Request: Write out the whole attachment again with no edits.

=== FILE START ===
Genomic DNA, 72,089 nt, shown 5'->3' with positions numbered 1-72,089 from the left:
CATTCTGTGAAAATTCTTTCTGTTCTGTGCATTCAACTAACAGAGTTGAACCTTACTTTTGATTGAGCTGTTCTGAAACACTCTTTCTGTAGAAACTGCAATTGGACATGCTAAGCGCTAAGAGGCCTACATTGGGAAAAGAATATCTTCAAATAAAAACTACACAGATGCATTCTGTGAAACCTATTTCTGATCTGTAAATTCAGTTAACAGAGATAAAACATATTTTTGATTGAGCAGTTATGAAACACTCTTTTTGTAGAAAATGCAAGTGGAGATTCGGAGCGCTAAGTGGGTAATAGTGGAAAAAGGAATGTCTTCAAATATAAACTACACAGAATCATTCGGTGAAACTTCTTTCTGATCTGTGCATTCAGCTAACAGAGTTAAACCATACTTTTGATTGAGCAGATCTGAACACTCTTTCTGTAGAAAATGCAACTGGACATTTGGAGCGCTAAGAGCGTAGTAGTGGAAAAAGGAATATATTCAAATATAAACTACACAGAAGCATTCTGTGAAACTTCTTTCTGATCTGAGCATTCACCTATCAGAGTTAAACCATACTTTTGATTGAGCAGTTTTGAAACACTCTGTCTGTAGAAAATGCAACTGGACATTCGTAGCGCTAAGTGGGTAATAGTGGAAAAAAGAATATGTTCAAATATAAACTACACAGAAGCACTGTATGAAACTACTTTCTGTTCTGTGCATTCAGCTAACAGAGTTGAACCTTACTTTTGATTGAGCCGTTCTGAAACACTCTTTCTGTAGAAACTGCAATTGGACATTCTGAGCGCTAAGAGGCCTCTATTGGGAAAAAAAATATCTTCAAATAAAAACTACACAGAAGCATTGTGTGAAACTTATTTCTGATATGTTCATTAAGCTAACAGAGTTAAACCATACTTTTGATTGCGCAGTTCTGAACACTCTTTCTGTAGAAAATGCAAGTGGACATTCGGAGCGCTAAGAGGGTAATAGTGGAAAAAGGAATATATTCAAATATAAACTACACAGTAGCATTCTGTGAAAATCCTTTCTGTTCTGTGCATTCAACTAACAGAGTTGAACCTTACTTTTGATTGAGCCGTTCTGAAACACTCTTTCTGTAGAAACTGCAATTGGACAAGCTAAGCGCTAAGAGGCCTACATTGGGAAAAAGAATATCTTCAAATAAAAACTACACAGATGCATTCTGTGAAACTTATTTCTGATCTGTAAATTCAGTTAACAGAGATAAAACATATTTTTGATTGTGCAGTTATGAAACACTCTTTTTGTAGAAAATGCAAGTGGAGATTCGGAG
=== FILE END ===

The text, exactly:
Genomic DNA, 72,089 nt, shown 5'->3' with positions numbered 1-72,089 from the left:
CATTCTGTGAAAATTCTTTCTGTTCTGTGCATTCAACTAACAGAGTTGAACCTTACTTTTGATTGAGCTGTTCTGAAACACTCTTTCTGTAGAAACTGCAATTGGACATGCTAAGCGCTAAGAGGCCTACATTGGGAAAAGAATATCTTCAAATAAAAACTACACAGATGCATTCTGTGAAACCTATTTCTGATCTGTAAATTCAGTTAACAGAGATAAAACATATTTTTGATTGAGCAGTTATGAAACACTCTTTTTGTAGAAAATGCAAGTGGAGATTCGGAGCGCTAAGTGGGTAATAGTGGAAAAAGGAATGTCTTCAAATATAAACTACACAGAATCATTCGGTGAAACTTCTTTCTGATCTGTGCATTCAGCTAACAGAGTTAAACCATACTTTTGATTGAGCAGATCTGAACACTCTTTCTGTAGAAAATGCAACTGGACATTTGGAGCGCTAAGAGCGTAGTAGTGGAAAAAGGAATATATTCAAATATAAACTACACAGAAGCATTCTGTGAAACTTCTTTCTGATCTGAGCATTCACCTATCAGAGTTAAACCATACTTTTGATTGAGCAGTTTTGAAACACTCTGTCTGTAGAAAATGCAACTGGACATTCGTAGCGCTAAGTGGGTAATAGTGGAAAAAAGAATATGTTCAAATATAAACTACACAGAAGCACTGTATGAAACTACTTTCTGTTCTGTGCATTCAGCTAACAGAGTTGAACCTTACTTTTGATTGAGCCGTTCTGAAACACTCTTTCTGTAGAAACTGCAATTGGACATTCTGAGCGCTAAGAGGCCTCTATTGGGAAAAAAAATATCTTCAAATAAAAACTACACAGAAGCATTGTGTGAAACTTATTTCTGATATGTTCATTAAGCTAACAGAGTTAAACCATACTTTTGATTGCGCAGTTCTGAACACTCTTTCTGTAGAAAATGCAAGTGGACATTCGGAGCGCTAAGAGGGTAATAGTGGAAAAAGGAATATATTCAAATATAAACTACACAGTAGCATTCTGTGAAAATCCTTTCTGTTCTGTGCATTCAACTAACAGAGTTGAACCTTACTTTTGATTGAGCCGTTCTGAAACACTCTTTCTGTAGAAACTGCAATTGGACAAGCTAAGCGCTAAGAGGCCTACATTGGGAAAAAGAATATCTTCAAATAAAAACTACACAGATGCATTCTGTGAAACTTATTTCTGATCTGTAAATTCAGTTAACAGAGATAAAACATATTTTTGATTGTGCAGTTATGAAACACTCTTTTTGTAGAAAATGCAAGTGGAGATTCGGAG